The Nacreous Oughts

23 March 2004

"Only very few of the Russian symbolists had any considerable first-hand acquaintance with the work of their French god fathers, and Edgar Allan Poe had certainly a wider and deeper influence than any single French poet."
D. S. Mirsky in A History of Russian Literature.


Yellow mist of the Petersburg winter,
Yellow snow on the walks and the ground...
I don't know where you are--or where we are;
I just know we're inseperably bound.

Did the Tsar's royal fiat invent us?
Swedes forget to drown us in attacks?
In our past, in the place of pure fables,
There are just stones and terrible facts.

All the things that the sorcerer gave us:
Stones, the Neva--the color of fawn,
And the deserts which are the dumb squares
Where the people were hanged before dawn.

And whatever we had in this region,
What raised our double-eagle and sent
The giant in dark laurels on the rock there...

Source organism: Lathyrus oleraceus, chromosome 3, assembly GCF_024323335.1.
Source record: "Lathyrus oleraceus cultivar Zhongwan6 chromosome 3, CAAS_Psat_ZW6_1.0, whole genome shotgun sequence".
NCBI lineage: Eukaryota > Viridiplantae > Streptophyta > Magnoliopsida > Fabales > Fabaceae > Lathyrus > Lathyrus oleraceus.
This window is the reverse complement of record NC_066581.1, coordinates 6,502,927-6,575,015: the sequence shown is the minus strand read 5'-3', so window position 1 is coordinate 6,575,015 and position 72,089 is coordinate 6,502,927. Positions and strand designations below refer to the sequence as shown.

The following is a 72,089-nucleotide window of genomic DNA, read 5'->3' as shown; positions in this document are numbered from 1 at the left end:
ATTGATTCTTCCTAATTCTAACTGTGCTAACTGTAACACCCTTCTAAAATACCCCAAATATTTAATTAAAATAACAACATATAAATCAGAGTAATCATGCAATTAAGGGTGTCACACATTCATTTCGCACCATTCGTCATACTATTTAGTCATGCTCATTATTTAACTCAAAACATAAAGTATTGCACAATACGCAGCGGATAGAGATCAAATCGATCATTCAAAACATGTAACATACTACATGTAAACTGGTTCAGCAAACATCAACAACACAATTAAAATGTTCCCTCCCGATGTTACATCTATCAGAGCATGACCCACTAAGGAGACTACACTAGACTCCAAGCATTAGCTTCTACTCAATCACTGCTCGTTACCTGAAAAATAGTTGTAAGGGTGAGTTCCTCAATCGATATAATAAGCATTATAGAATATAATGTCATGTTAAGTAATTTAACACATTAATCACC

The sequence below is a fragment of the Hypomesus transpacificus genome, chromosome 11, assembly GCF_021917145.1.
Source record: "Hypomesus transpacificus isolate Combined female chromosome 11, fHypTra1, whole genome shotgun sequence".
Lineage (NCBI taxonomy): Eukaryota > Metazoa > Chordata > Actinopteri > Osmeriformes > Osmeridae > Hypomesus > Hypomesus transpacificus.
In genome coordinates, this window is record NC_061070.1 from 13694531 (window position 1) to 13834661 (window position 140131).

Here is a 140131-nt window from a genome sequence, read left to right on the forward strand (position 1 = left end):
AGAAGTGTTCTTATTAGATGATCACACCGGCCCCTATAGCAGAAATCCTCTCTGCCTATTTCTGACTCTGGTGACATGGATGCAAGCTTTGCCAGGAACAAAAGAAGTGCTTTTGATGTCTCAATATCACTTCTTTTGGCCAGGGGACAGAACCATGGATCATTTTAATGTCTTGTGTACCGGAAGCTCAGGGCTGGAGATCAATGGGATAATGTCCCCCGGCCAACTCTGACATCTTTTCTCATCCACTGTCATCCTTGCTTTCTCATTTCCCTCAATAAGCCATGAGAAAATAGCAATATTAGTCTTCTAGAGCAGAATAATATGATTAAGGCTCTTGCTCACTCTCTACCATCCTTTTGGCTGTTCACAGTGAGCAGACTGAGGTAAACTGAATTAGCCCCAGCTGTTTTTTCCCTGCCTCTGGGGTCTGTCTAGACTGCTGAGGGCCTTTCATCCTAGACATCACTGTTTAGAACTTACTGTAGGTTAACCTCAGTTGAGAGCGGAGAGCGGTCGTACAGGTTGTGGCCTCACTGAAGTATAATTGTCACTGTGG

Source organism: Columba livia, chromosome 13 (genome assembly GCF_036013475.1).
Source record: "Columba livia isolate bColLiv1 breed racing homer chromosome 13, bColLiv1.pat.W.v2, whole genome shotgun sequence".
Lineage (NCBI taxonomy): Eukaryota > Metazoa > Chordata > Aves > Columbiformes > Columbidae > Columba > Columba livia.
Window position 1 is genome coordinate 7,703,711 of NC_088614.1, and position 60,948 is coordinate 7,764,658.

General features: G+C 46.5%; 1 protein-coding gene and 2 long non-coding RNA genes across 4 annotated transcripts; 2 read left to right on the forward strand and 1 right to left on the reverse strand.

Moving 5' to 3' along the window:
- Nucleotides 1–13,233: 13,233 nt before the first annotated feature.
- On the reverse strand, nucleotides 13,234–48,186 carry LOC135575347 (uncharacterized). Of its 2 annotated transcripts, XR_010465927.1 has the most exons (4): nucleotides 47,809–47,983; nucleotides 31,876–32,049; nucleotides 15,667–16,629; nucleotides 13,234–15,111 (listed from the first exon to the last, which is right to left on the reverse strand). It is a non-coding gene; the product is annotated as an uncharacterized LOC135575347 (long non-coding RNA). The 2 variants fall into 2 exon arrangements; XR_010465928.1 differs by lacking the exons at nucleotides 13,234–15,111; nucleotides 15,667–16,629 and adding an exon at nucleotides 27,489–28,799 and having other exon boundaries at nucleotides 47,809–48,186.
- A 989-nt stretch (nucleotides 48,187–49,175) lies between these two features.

For our children will be merriment.

How courageous he was! Awe-inspiring!
By his violent horse he was betrayed.
For the Tsar could not trample the serpent.
And the snake was the idol we made.

No shrines, no miracles and no Kremlins,
No mirages, no smiles, tears and ache.
Only stones from frozen, empty spaces
And the knowledge of this cursed mistake.

In the month of May, even when shadows
Of the white nights spread out on the stream,
There's no magic spell spun by the springtime;
There's the poison of each fruitless dream."
I. F. Annensky, as Englished by Markov and Sparks in Modern Russian Poetry.

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